Printing Multiple Copies of a Single Page on a Sheet in OS X

This is something that was making me crazy : getting multiple copies of a page into a single sheet in OS X — think of small fliers or business cards. The problem was particularly annoying in Adobe Creative Suite (Illustrator, Photoshop, InDesign), where I hoped (in vain) to find an option to do it easily. The straightforward solution (asking on the system Print dialog for multiple pages per sheet, and then asking for multiple copies) doesn’t really work.

The answer is as simple as Columbus’ egg : convert the document to PDF, duplicate the pages manually, and then ask for multiple pages per sheet. It works like a charm !

Need more guidance ? You’re in luck, for I did a video tutorial (my very first — be forgiving) to show the process step by step :

I’m demonstrating the solution on Illustrator CS5, but it works for any page that can be rendered on a PDF, so not only for Illustrator or Photoshop, but also for Microsoft Word and PowerPoint, or Apple Pages and Keynote.

Edit 8/dec : there’s a simpler procedure than the one explained above. Once you open the PDF in Preview, don’t duplicate the pages, and choose the number of Copies per page on the Preview tab (not the Layout tab) on the Print system dialog. I would have completely overlooked this if it weren’t for a helpful YouTube commenter, who also suggests that you can avoid the intermediate PDF step in Microsoft Word by, for example, putting  “1, 1, 1, 1” in Page Range (Copies & Pages tab), and then selecting 4 Pages per Sheet (Layout tab).

Mac OS X, Word and the quest for the unbloated PDF

Hard-science scholars are strange people, who insist on using TeX because it “typesets beautifully”, but then forget to check badness warnings, letting the lines spill beyond the right margin. I have resisted TeX as much as I could, until I finally caved to peer pressure. Still, I only use it for cooperative work : when all by myself, I want something, let’s say frankly, less Jurassic.

Still, I am forced to envy my frozen-in-1975 colleagues, when I find out that saving to PDF, an operation that the industry should had gotten right by now, turns my 1 MB Microsoft Word file into an 80 MB PDF-zilla.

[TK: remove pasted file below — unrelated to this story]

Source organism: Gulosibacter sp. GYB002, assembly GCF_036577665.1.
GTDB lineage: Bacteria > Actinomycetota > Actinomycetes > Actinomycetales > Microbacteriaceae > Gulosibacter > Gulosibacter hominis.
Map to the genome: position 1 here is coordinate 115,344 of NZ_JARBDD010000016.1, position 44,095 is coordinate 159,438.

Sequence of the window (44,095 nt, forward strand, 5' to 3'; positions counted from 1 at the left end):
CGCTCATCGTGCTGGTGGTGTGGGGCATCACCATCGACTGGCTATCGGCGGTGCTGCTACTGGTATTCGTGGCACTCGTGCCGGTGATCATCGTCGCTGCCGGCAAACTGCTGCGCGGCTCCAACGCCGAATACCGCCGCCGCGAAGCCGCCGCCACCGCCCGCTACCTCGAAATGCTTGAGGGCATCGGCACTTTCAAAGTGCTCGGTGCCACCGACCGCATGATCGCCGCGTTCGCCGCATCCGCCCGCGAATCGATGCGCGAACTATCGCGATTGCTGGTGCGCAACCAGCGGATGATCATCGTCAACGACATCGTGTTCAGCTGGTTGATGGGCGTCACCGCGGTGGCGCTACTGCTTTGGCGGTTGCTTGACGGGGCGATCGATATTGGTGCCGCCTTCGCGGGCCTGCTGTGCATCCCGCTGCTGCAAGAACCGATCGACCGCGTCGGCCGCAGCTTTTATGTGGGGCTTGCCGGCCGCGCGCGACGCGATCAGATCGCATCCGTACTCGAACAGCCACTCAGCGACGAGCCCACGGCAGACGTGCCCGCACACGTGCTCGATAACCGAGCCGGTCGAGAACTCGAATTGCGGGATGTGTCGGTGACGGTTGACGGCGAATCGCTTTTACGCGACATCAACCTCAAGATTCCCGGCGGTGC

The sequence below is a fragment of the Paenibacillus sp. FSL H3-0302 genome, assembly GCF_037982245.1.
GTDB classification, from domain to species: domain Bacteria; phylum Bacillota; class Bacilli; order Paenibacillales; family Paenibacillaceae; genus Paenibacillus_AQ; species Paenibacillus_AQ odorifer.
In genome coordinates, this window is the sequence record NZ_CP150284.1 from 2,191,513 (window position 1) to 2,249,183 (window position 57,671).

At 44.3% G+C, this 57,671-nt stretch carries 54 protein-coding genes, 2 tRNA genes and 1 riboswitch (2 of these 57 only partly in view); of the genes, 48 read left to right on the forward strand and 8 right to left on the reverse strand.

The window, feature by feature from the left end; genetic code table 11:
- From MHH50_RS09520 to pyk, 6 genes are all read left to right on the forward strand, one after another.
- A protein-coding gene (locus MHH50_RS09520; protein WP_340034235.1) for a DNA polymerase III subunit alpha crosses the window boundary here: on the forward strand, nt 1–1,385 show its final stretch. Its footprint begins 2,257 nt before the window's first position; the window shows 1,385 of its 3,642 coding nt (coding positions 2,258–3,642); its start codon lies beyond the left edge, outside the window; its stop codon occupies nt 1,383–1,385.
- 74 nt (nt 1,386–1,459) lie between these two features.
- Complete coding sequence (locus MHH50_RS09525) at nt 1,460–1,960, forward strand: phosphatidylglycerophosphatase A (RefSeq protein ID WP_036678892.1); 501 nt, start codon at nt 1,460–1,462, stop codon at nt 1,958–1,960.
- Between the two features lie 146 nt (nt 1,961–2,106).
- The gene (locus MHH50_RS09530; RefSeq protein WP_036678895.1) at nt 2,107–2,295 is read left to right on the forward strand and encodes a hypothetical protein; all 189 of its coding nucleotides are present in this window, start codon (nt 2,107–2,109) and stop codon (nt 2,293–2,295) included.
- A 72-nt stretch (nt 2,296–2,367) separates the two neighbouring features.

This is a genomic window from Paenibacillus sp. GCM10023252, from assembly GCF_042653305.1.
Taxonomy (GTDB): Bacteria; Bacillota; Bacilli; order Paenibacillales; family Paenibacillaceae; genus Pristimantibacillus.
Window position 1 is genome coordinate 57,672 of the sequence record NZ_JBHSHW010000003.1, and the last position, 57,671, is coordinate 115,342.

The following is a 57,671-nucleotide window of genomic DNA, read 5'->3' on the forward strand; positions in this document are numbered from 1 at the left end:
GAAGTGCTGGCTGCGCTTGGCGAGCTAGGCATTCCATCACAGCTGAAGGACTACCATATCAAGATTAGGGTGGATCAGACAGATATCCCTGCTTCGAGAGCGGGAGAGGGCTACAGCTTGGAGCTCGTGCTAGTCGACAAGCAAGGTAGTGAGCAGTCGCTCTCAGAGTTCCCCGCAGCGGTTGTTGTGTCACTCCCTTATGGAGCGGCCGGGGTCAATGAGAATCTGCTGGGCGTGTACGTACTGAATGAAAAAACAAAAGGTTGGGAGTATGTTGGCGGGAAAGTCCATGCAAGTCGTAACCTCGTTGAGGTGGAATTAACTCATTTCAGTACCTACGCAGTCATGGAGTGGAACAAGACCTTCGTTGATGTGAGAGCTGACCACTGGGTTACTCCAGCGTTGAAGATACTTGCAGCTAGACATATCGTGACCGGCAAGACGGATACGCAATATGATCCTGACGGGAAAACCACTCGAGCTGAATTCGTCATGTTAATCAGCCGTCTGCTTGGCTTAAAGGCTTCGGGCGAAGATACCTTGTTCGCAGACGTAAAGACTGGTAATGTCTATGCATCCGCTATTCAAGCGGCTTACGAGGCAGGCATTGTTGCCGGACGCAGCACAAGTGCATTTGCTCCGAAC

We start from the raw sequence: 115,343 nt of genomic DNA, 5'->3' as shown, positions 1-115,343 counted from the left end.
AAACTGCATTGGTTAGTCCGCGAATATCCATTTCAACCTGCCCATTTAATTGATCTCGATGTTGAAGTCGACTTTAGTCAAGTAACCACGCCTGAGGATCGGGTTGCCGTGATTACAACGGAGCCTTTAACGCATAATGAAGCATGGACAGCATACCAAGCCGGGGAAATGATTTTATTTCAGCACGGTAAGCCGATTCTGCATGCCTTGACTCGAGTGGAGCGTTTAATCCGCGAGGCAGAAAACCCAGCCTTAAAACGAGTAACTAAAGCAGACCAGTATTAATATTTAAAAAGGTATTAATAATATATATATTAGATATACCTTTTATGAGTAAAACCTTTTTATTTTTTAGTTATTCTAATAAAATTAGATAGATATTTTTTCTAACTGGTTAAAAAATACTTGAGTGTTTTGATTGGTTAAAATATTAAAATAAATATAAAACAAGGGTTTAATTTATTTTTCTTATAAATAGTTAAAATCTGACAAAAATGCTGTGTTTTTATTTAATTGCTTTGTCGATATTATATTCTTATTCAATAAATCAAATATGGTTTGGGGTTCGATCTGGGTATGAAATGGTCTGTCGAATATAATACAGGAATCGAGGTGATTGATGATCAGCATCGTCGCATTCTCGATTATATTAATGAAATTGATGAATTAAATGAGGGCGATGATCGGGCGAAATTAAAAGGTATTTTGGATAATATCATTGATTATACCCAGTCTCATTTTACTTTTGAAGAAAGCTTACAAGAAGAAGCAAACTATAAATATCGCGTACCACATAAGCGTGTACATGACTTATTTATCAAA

I’ve spent a good part of my morning solving that problem, considering both the official solution, and more independente initiatives. The official solution flunked when I’ve found out that Adobe had no trial of Acrobat for Mac (am I really willing to spent US$ 500 just to find out whether or not it’ll do what I want?). I tried a PDF compression solution, PDF Shrink, which reduced my PDF… from 89 MB to 87 MB, while mangling horribly all the images: not exactly worth the US$ 35. I’ve also tried recreating the PDF from scratch, but PDF Studio, at US$ 125, just refused to open the Word file with a cryptic ‘error reading’ message. I was glad both were in trial.

In despair, I continued searching the Web. Lots of users crying “Large PDF !”, “Word PDF too big !”, “Huge PDFs on Mac !”, but very few answers. Industry, why u no listen ?

They say that we should never attribute to malice that which can be explained by incompetence. But Hanlon’s razor notwithstanding,  I couldn’t avoid drifting into conspiracy theories. What if that horrible implementation of PDF conversion was not completely accidental ?

Conspiracy theories are unfalsifiable, of course, but I’ll tell you what finally solved the problem and you’ll tell me if it doesn’t make you itsy bitsy suspicious :

  1. On Word, instead of saving to PDF, save to PostScript (using File… Print…, and then, on the print dialog, the PDF button on the lower left corner. The Save to PostsScript is one of the options);
  2. Open the PostScript file (double-click its icon) and let Preview make the automatic conversion;
  3. On Preview, save the file as PDF (using the menu File… Export… — or on older OS X versions File… Save as…)

And that’s all. Now lets check the sizes :

  • Original PDF file (using Save as PDF or Print to PDF from Word) : 89 MB
  • PostScript file (Using Print to PostScript) : 94 MB
  • Final PDF file (using the steps above) : 5 MB

That is, using only tools already present in OS X, and three small steps, I’ve got an almost 18x smaller file. Risking joining the ranks of the ‘moon hoax’ lunatics, I smell something rotten in the current state of PDF conversion implemented by Word–OS X.

* * *

Incidentally, I’ve found something I also needed : how to password-protect PDFs. I was ready to buy a solution, but I’ve found that unnecessary.

When creating a new one, on OS X, you can click on the “Security Options” menu of the “Export as” (“Save as” in older versions) dialog — how come I’ve never remarked that one ?.

If the PDF exists already, you can open it with Preview, go to File… Export… (File… Save as… in older OS X versions), and check the box “Encrypt”. Two textboxes below let you put a password. Save the file and it will be only visible after the password is entered.

EDIT 28/02/12 : I am finding out that the above method is by no means foolproof, i.e., it doesn’t work for every kind of PDF. In particular, I tested it for PDFs generated by PowerPoint, and it backfired (PostScript conversion generated a file much bigger). For image loaded PDFs from PowerPoint, contrarily to the mainly textual ones from Word, I’m finding that the usual tip of using the Quartz Filter (open the PDF file with Preview, then File… Export… [File… Save As… in older OS X versions], then select “Reduce File Size” on the Quartz Filter field in the dialog) works quite well.

EDIT 23/07/13 : I’ve never dreamed this blog entry was to become my most popular one. (Apple and Microsoft, aren’t you listening ?) I’ve edited the procedure above to reflect the change in the Save As… logic introduced in OS X Lion, when it became Export…